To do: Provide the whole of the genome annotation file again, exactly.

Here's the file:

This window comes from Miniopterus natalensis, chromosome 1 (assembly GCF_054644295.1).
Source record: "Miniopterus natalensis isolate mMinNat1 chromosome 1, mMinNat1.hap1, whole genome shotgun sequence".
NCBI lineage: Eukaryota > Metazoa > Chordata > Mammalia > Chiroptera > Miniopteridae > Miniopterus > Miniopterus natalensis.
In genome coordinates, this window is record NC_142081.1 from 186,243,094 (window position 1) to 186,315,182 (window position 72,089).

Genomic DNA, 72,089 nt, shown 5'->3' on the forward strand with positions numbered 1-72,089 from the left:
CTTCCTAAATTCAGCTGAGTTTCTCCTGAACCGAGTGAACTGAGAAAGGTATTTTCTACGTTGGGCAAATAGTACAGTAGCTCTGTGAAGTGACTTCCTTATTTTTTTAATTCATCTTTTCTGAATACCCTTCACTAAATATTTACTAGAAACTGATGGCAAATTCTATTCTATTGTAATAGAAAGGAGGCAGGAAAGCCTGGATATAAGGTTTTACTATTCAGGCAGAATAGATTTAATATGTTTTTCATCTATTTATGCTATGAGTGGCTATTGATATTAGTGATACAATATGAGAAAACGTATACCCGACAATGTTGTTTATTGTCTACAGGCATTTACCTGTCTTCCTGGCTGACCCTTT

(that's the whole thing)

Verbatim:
This window comes from Miniopterus natalensis, chromosome 1 (assembly GCF_054644295.1).
Source record: "Miniopterus natalensis isolate mMinNat1 chromosome 1, mMinNat1.hap1, whole genome shotgun sequence".
NCBI lineage: Eukaryota > Metazoa > Chordata > Mammalia > Chiroptera > Miniopteridae > Miniopterus > Miniopterus natalensis.
In genome coordinates, this window is record NC_142081.1 from 186,243,094 (window position 1) to 186,315,182 (window position 72,089).

Genomic DNA, 72,089 nt, shown 5'->3' on the forward strand with positions numbered 1-72,089 from the left:
CTTCCTAAATTCAGCTGAGTTTCTCCTGAACCGAGTGAACTGAGAAAGGTATTTTCTACGTTGGGCAAATAGTACAGTAGCTCTGTGAAGTGACTTCCTTATTTTTTTAATTCATCTTTTCTGAATACCCTTCACTAAATATTTACTAGAAACTGATGGCAAATTCTATTCTATTGTAATAGAAAGGAGGCAGGAAAGCCTGGATATAAGGTTTTACTATTCAGGCAGAATAGATTTAATATGTTTTTCATCTATTTATGCTATGAGTGGCTATTGATATTAGTGATACAATATGAGAAAACGTATACCCGACAATGTTGTTTATTGTCTACAGGCATTTACCTGTCTTCCTGGCTGACCCTTT